Becky Ellgen has been living with diabetes for 20 years, but she still finds managing the disease to be a hassle. In addition to juggling the frequent blood tests and insulin injections, she has to constantly count and adjust the carbohydrates in her diet. Recently, she discovered a new ally: FreeStyle Tracker, a program that lets her manage her disease with the Handspring Visor handheld she uses to keep track of her business meetings and store her address book. Now, her handheld--with the help of an attachment--also measures her blood glucose, tells her when to take her insulin, and keeps a running tab of her carbohydrate intake. "There's even a food database that tells you, say, how many carbs are in a medium-sized apple," says Ellgen, 23, a software marketing representative in Denver. "It's awesome."
Indeed, when it comes to managing your health, a handheld computer can be as vital a partner as your doctor--and not just for coping with serious medical conditions. Hundreds of software tools can transform these devices into everything from a heart monitor to a personal workout trainer. Your handheld can beep you three times a day to remind you to take your cholesterol pill and tell you how many laps you have to swim to burn off that double-cheeseburger lunch. Expecting a baby? Your pocket computer can coach you through labor. Most consumer health applications are designed for devices with the Palm operating system, but the up-and-coming Pocket PC is rapidly catching up as a valuable health-management tool.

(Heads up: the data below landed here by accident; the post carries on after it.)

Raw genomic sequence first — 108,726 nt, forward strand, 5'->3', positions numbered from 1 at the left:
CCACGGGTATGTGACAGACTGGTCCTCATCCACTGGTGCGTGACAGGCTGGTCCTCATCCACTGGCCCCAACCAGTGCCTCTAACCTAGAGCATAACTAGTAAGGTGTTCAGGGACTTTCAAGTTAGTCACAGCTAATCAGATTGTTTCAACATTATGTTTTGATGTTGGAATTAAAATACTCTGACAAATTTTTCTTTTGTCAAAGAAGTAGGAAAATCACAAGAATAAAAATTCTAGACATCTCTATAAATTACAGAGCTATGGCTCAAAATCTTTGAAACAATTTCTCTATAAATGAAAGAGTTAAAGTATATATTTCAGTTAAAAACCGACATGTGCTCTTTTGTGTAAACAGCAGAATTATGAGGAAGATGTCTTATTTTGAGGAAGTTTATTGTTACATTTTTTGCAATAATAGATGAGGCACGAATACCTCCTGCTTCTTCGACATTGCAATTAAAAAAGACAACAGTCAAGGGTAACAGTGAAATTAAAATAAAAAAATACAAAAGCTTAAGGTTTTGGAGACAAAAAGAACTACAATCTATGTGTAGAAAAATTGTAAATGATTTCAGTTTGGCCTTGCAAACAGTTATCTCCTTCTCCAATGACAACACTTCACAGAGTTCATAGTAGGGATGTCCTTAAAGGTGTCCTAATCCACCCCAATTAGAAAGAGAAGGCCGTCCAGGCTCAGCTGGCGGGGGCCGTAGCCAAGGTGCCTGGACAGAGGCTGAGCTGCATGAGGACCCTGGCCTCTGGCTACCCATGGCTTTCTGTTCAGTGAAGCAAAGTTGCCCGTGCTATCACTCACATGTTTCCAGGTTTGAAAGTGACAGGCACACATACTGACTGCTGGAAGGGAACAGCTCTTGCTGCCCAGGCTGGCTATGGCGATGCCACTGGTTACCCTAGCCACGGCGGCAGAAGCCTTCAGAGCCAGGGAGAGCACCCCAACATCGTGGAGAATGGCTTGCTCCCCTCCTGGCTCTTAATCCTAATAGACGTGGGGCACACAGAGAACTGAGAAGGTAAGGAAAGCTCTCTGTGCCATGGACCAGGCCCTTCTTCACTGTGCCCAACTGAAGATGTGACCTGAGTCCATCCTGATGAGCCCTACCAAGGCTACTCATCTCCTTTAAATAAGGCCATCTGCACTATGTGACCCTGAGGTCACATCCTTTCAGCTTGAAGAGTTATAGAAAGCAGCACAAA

Even the Food & Drug Administration is singing the praises of the handheld PC. In June, it cleared the FreeStyle Tracker for diabetes management. The tool includes a blood-test module that attaches to the Visor. The user slides a test strip with a drop of blood on it right into the top of the PC, which reads and records the results. The FDA also approved a similar tool from Roche Diagnostics called Accu-Chek Advantage Module, available in late October.
For patients with heart disease who want to monitor their health on the road, the FDA approved ActiveECG turns a Palm handheld PC into a portable cardiac monitor. ActiveECG comes with wires that stick to your chest, much like the systems cardiologists use, to record your heart rhythm. Any Palm user with wireless e-mail can zap the results directly to a doctor's pocket computer. "Then the doctor can say, `It's probably something you ate, don't worry,' or `Drop everything, and go to the hospital,"' says Jeffrey Siegel, founder of Active, the Castine (Me.) company that developed the product.
For everyday health management, a handheld is equally powerful. One of the best applications for calorie counters is Diet & Exercise Assistant, for both Palm and Pocket PC. After you enter your height, weight, and weight-loss goal, the program calculates how many calories you take in and how many you burn, based on your diet and workout routine, which you record daily in easy-to-use templates. The software includes a food database. So if you indulge in a candy bar at lunch, you can record the amount of calories, carbohydrates, protein, and fat you ate by tapping through a menu of dozens of brand names from Almond Joy to Twix. If your favorite food isn't in the database, you can add it, or use CalorieKing Mobile Edition for Palm and Pocket PC to fill in the holes. Its list of 10,000 foods is remarkably detailed. Search "avocado," and it calls up nine results, including "roast beef and avocado sandwich" and "raw, California avocado."